Within the buffer zone of the George Town UNESCO World Heritage Site lies one of the oldest surviving intact buildings in the historic enclave of Chulia Street, Penang. Originally built in the 1800’s as a private residence to Shaik Eusoffe bin Shaik Latiff, an Indian Muslim family, the unique Anglo Indian bungalow had gone through many hands, such as the trustees of the Cantonese Club ‘Yin Han Pit Shu’ and the Straits Chinese British Association, before being leased out to Yeng Keng Hotel in the early 1900’s. One main feature that remained distinctive from the rest of the buildings along Chulia Street (Lebuh Chulia) today is the unique Chinese architectural gate entrance and the many artistic murals scattered all over the premises. Some of the artifacts dated as far back as tens of decades ago can still be found here in the mini museum set up by the present establishment.
With the conservation and upgrading efforts by the present owner, Hoo Kim Properties Sdn. Bhd. since 2009, the new Yeng Keng Hotel was completely refurbished in mid 2010. The new establishment has a mix of the past and present state-of-the-art facelift, with heritage accommodations, swimming pool and an al fresco area for dine and wine. The hotel is now managed by Mr. Jacky Chung, Hotel Manager and Mr. Tan Jie Yong, a seasoned chef who had traveled throughout a few Asian countries, cooking as well as lecturing Hainanese cuisine, as its Executive Chef.
There are 20 rooms in this heritage hotel. The suite of all suites would be the Yeng Keng Suite (RM600+, Present Promotion RM500+). There are also 2 units of the Chulia Suite (RM500+, Present Promotion RM400+), 2 units of Family Triple (RM440+, Present Promotion RM380+), a unit of Garden Suite (RM440+, Present Promotion RM350+) and 14 units of others such as the Courtyard Doubles, Mansion Doubles and Courtyard Twins (RM380+, Present Promotion RM300+). A 10% service charge would be applicable to all check-ins which would include a quantity of American Breakfasts set by the management. Check in would be from 2.00pm while check out would be at 12.00pm. Just call in to check out on their ongoing promotions.
As for food, there would be a mix of Western and Hainanese cuisine served here, with a note that some of the Hainanese dishes might need to be preordered earlier. Breakfast would be served from 8.00am until 10.30am. Lunch and dinner would be from the ala carte menu as early as 11.00am until 10.00pm. Presently, there’s the Hi-Tea Promotion at only RM7.00+. You get to have free flow of coffee or tea with a cake-of-the-day (eg, Apple Strudel, etc). The bar would open all day long until late.
Here’s a peek at what are the dishes available in this hotel. Firstly, there’s the Hainanese Spring Rolls (RM12.00+ for 2pcs or RM24.00+ for 4pcs). Each piece of the spring roll has stir fried cabbages, carrots, onions, mushrooms, chicken meat and crab meat. Although the rolls tasted nice, it came in a form rather moist compared to the ones I have tasted elsewhere. This could be due to the fact the vegetables were cut in strips as in Cuttle Fish Strips Stir Fry Vegetables (Jiu Hoo Char) instead of being cubed as in Sole Fish Stir Fry Vegetables (Phnee Hoo Char). A bit of diced water chestnuts added in would also be great for that extra crunchiness. These rolls were served with a condiment of a mixture of tomato ketchup, LP Sauce, sliced onions and chilies, a combination more suitable for Western diners. I would prefer mine to be served in the traditional way of herbed soy sauce, mustard paste (somewhat like LP sauce) and sliced chilies. The Hainanese Mushroom Soup (RM10.00+ per pax or RM45.00+ for 10 pax) was something quite similar to the Japanese Miso Soup with the usage of some blended fermented black beans. Instead of using cubed tofu, the Hainanese version has sliced button mushrooms, glass noodles, chicken meat and chicken gizzards. This dish would be suitable for those who love internal organs in a much clearer soup.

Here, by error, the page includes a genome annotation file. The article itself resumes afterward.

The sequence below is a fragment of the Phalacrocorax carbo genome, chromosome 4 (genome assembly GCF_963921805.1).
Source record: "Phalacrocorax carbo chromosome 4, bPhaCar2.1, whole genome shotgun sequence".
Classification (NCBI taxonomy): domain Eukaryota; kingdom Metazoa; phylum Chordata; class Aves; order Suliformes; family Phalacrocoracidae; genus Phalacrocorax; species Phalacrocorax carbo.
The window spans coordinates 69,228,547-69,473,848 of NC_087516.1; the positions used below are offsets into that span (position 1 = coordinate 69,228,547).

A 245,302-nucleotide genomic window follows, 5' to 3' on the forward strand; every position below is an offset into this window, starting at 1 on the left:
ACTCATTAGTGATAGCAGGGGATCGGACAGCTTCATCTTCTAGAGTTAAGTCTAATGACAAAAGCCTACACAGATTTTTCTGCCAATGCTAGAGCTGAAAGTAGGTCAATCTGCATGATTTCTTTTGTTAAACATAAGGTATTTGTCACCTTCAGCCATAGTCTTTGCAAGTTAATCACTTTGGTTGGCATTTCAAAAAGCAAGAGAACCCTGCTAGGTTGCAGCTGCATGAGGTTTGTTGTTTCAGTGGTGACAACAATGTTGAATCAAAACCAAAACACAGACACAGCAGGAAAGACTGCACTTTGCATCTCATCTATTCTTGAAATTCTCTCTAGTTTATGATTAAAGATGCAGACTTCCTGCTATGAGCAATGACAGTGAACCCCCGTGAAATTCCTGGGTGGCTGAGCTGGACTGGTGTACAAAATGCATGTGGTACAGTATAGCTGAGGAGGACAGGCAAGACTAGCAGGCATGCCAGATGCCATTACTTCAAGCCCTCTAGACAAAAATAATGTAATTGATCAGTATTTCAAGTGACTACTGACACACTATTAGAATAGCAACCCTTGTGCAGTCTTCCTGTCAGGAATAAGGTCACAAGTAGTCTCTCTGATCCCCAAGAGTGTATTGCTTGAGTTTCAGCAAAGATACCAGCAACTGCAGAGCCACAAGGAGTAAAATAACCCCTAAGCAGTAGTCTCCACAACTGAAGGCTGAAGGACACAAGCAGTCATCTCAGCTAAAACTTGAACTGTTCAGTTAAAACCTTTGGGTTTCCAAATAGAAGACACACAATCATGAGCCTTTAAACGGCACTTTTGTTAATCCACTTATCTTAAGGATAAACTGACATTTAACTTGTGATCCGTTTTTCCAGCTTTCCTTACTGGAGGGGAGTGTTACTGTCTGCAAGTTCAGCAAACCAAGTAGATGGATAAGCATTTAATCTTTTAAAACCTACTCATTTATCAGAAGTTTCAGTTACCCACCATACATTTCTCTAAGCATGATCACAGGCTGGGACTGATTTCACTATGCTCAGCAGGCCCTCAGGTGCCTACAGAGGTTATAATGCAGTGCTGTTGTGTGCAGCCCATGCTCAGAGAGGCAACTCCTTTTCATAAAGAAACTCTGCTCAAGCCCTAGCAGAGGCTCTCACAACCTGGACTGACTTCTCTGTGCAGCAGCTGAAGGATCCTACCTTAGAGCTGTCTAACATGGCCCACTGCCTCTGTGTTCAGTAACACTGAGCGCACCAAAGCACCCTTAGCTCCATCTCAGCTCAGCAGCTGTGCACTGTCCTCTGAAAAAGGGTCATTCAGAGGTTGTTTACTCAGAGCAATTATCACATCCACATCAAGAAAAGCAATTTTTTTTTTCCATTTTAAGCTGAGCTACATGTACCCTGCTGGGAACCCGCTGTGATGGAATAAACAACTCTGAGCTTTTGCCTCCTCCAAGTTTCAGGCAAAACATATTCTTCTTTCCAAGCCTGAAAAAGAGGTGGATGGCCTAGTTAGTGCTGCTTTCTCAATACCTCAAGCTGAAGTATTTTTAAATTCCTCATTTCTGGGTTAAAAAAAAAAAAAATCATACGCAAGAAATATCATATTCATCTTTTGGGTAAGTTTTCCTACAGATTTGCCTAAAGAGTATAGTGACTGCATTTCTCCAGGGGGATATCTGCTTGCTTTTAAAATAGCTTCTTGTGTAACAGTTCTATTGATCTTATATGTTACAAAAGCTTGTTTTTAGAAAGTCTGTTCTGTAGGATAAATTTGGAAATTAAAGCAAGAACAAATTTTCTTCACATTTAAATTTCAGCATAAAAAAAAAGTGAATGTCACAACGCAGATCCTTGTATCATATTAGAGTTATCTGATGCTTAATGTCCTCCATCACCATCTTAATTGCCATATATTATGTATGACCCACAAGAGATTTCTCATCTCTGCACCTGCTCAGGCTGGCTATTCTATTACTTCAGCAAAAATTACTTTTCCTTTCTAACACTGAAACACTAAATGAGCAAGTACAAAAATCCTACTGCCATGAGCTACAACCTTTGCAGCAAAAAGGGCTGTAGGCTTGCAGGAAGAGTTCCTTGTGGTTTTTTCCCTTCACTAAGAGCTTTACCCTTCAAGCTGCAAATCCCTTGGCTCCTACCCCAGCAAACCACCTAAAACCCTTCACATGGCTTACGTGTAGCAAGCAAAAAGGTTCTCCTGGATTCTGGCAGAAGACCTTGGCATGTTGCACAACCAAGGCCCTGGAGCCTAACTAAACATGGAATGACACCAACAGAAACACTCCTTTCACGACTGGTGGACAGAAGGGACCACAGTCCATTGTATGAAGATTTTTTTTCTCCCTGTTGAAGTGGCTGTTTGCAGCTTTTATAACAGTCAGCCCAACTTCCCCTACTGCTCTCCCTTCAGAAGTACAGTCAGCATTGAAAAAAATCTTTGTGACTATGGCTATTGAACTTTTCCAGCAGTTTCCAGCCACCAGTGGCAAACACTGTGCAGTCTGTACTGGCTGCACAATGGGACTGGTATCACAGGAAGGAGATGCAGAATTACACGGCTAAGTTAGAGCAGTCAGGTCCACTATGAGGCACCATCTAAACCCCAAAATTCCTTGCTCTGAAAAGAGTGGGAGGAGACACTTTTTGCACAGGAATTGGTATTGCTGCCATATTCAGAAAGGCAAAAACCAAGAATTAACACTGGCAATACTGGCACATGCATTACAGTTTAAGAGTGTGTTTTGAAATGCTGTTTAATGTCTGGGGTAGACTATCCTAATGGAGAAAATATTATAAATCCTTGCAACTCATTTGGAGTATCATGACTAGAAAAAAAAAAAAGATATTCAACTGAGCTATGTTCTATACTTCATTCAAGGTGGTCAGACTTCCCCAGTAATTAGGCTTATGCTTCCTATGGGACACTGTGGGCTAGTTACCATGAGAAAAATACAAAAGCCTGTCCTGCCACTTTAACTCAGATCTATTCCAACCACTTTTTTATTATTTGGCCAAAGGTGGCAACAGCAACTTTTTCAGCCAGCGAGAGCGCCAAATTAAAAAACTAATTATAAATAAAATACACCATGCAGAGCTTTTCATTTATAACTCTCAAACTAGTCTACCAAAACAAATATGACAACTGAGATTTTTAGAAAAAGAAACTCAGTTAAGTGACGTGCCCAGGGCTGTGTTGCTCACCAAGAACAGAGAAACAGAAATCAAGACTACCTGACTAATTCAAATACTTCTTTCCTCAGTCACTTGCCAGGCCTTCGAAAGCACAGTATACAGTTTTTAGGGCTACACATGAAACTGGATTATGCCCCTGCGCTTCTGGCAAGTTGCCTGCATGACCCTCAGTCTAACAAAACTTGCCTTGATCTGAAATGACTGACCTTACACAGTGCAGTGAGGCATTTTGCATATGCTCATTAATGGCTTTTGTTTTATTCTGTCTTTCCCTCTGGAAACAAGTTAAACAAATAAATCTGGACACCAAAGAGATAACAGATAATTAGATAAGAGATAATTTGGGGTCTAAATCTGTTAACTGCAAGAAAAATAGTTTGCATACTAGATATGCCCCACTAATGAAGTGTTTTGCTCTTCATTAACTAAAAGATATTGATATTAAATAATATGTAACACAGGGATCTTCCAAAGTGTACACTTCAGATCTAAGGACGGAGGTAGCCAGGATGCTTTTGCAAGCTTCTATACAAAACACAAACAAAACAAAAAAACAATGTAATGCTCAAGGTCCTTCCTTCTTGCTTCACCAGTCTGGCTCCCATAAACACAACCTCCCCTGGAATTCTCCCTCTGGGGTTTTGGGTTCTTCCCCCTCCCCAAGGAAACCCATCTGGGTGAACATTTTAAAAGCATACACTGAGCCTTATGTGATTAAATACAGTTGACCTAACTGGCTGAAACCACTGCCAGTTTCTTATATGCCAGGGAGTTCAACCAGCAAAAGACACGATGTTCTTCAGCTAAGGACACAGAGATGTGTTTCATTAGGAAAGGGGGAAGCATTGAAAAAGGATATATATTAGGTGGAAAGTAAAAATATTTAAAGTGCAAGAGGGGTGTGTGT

The Yeng Keng Chicken Chop (RM15.00+ per pax or RM30.00+ for 10 pax) was presented with crispy boneless chicken on a bed of shoestring chips and topped with mixed vegetables, cubed onions and sliced button mushrooms in some tomato base gravy. It tasted not bad but a bit too salty for my liking due to the over salty marinates. Moreover, frozen mixed vegetables were not my preferences due to the fact that they lacked the natural taste of fresh vegetables. The Grilled Fish with Butter Sauce (RM18.00+ per pax or RM36.00+ for 10 pax) was rather unique and tasty except it had a bit of marinate problem. Since it was served with salted caper pickles and butter sauce, the fish fillet should not have been marinated in salt. The outer batter coated part was fine except for the a bit salty fillet within. Maybe it was the hotel’s way of cost effectiveness, but I don’t quite fancy dory being used for this dish as it would not provide the juiciness as in other fishes such as the barramundi, mari mari or grouper. It would be great if the hotel would opt for these fishes (with different price tag of course). The sautéed sliced potatoes with onions went great with this dish. This is the type of originality that I love most when dining outside.